Cheap soundbars are a lot like cheap headphones. Many of them will do the job. Few of them will do it well. The new TV Mate by Samsung fits firmly in the first category. It will indeed make the audio on your TV louder and better. It will not, however, trick your friends into think you have a souped-up home theater…
If you’re like me, you know Sennheiser as that sleek German company that makes dependably terrific headphones and microphones. That’s about to change.
If the term “smart sound bar” seems unusual, that’s because it’s brand new. TCL just announced the first in a new class of gadgets that act a little bit like a smart speaker and a little bit like a remote control that’s powered by your voice. As the name implies, the new TCL Roku Smart Sound Bar is powered by the…
I expected something wonderful. The $630 Samsung Sound+ has eleven drivers, wi-fi audio capabilities similar to the slightly more expensive Sonos Playbar, and a very attractive design. In short, I was hoping for a cheaper version of the Sonos Playbar, and in many ways that’s very much what you get, particularly if…
With the new Sound Bar Flex, LG didn’t make the world’s best sound bar. It’s actually a bit of a stretch to call the modular, three-piece speaker system a sound bar at all. And at $430, the (mostly) wireless setup isn’t quite a bargain either. You know what, though? The Sound Bar Flex sure is fun to use.
Sonos is getting ready to expand its home theater lineup, according to multiple leaks that surfaced in the past few days. Photos of a new Sonos product called the “PlayBase” speaker have been featured in a B&H Listing, several tweets, and FCC listing. Base speakers of this kind—which sit directly under a TV—have…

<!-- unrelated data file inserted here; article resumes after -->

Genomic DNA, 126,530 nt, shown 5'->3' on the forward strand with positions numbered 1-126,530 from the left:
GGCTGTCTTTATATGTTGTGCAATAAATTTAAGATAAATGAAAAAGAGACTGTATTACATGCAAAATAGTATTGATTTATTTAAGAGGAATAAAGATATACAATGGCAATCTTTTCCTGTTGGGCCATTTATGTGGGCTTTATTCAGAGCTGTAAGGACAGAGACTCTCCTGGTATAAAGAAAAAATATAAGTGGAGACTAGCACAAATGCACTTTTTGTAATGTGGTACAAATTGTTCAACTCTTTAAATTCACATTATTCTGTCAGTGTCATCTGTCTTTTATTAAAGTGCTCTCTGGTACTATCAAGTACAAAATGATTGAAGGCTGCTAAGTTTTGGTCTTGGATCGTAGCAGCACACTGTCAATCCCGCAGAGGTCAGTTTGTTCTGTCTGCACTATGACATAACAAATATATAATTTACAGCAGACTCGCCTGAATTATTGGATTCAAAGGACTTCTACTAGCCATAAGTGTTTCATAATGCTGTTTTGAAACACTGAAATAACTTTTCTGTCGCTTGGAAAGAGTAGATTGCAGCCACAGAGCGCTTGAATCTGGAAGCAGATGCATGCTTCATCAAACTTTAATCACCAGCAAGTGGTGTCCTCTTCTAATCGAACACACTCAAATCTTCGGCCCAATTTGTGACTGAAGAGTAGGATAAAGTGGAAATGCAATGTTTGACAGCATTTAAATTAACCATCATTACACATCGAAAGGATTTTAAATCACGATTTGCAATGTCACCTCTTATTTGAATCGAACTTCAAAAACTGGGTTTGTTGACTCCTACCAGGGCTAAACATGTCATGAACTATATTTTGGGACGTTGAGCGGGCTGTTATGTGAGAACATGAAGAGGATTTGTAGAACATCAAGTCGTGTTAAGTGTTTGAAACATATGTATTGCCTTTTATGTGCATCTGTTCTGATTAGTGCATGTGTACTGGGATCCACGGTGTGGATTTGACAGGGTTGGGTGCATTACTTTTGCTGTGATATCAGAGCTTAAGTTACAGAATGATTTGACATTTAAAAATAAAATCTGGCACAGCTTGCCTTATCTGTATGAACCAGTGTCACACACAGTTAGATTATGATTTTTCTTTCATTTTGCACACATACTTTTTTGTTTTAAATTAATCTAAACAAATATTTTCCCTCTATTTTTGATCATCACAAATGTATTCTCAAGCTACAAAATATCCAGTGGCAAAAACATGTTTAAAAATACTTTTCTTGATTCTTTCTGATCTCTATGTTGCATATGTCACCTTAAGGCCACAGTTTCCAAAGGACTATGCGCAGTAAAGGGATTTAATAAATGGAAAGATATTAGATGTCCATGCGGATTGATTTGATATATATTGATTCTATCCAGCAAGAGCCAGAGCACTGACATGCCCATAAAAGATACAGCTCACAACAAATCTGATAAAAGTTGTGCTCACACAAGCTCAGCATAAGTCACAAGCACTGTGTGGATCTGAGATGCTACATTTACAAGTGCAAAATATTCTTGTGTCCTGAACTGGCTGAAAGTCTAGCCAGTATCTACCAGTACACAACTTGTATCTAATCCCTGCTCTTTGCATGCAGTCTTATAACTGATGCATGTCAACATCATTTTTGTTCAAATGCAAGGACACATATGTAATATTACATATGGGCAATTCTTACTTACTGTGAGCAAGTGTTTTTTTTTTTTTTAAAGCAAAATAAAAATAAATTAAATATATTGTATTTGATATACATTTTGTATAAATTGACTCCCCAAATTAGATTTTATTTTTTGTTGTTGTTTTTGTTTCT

In a world that cherishes gadgets that keep getting smaller and lighter, the Fluance Fi70 is a big hulking WTF. The $500 Bluetooth speaker is as big as your parent’s oldest television set and weighs in at a hulking 81 pounds. It’s so ridiculous, so surprisingly handsome, and so cheap that I almost want to buy it.…
Samsung says these fancy wireless speakers were created at a "state-of-the-art audio lab in Valencia, California." We know better. They're clearly the product of Aperture Science, the secret think tank responsible for a hilarious murderous artificial intelligence, not to mention one hell of a teleportation tool.
Samsung's just announced its 2013 lineup of home theater and audio devices. The new set features an interesting mix of vintage and developing technologies designed to combine classic sound with modern connectivity.
Bells, whistles, and brushed aluminum on your home stereo are great—if you're into that sort of thing. But if you want something a bit more Mad Men and less Mad Max, check out the Victoria Nostalgic Internet Radio.
If you fashion yourself as an audiophile and just threw down a decent wad of cash on a new A/V receiver, you probably won't like hearing that the receivers of yesteryear produce comparable sound. Why is that? Technological advancement, ironically.
TDK's handsome new boomboxes aren't about to make the common concession of putting an iPod dock front and center. Their designs are an updated take on the classic ghetto blaster: business in the front, and party in the front, too.
These Avantgarde Trio Classico speakers look like gigantic golden ears. The frame bends in an ear-like shape and the horns act as the lobes. At $190,000, they better make my ears bleed gold though.
You know who knows speakers? Audiogon, the high-end audio community knows speakers. So we asked them if it was possible to get kick-ass sound for under two G's. Their answer: a turned-up-to-eleven, room-shaking YES.
Sonos is admired for their elegant, if expensive, wireless home audio systems, so it only feels right that soon you'll be able to turn your iPad into a $500 Sonos remote. Now why can't I do this with iTunes?
These Klipsch LightSpeakers may be ugly as sin, but the idea of having speakers and LED lights in the same light bulb unit should appeal to haters of wires and unnecessary gadgetry.
Why does your home stereo system sound like shit? Because it's not floating on magnets, of course. With the Zero Gravity shelf, your stereo gains powers of levitation that would be better applied to just about anything else.